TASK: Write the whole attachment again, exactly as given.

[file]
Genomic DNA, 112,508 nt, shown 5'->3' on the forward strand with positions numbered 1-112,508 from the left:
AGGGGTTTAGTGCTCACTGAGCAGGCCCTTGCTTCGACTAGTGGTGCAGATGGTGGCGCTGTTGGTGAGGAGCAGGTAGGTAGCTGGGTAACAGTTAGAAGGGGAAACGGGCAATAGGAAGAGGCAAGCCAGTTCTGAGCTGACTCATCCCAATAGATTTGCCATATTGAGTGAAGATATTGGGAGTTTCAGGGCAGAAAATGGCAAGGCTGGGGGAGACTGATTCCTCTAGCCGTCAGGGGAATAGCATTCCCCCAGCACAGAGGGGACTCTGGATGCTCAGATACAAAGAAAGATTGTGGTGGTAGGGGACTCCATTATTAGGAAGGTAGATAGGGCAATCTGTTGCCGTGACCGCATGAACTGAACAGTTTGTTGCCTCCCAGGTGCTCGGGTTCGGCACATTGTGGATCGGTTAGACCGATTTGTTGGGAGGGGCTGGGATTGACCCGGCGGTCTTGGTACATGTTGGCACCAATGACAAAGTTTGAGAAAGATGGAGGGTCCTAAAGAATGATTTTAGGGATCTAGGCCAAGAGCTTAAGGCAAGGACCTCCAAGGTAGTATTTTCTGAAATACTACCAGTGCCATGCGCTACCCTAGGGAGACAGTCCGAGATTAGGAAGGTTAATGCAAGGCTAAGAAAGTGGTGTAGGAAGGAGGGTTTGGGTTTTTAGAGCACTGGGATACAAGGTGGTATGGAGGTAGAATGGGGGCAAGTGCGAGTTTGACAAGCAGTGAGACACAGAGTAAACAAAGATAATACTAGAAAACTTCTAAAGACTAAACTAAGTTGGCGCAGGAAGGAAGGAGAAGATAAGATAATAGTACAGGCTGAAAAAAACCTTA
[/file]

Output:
Genomic DNA, 112,508 nt, shown 5'->3' on the forward strand with positions numbered 1-112,508 from the left:
AGGGGTTTAGTGCTCACTGAGCAGGCCCTTGCTTCGACTAGTGGTGCAGATGGTGGCGCTGTTGGTGAGGAGCAGGTAGGTAGCTGGGTAACAGTTAGAAGGGGAAACGGGCAATAGGAAGAGGCAAGCCAGTTCTGAGCTGACTCATCCCAATAGATTTGCCATATTGAGTGAAGATATTGGGAGTTTCAGGGCAGAAAATGGCAAGGCTGGGGGAGACTGATTCCTCTAGCCGTCAGGGGAATAGCATTCCCCCAGCACAGAGGGGACTCTGGATGCTCAGATACAAAGAAAGATTGTGGTGGTAGGGGACTCCATTATTAGGAAGGTAGATAGGGCAATCTGTTGCCGTGACCGCATGAACTGAACAGTTTGTTGCCTCCCAGGTGCTCGGGTTCGGCACATTGTGGATCGGTTAGACCGATTTGTTGGGAGGGGCTGGGATTGACCCGGCGGTCTTGGTACATGTTGGCACCAATGACAAAGTTTGAGAAAGATGGAGGGTCCTAAAGAATGATTTTAGGGATCTAGGCCAAGAGCTTAAGGCAAGGACCTCCAAGGTAGTATTTTCTGAAATACTACCAGTGCCATGCGCTACCCTAGGGAGACAGTCCGAGATTAGGAAGGTTAATGCAAGGCTAAGAAAGTGGTGTAGGAAGGAGGGTTTGGGTTTTTAGAGCACTGGGATACAAGGTGGTATGGAGGTAGAATGGGGGCAAGTGCGAGTTTGACAAGCAGTGAGACACAGAGTAAACAAAGATAATACTAGAAAACTTCTAAAGACTAAACTAAGTTGGCGCAGGAAGGAAGGAGAAGATAAGATAATAGTACAGGCTGAAAAAAACCTTA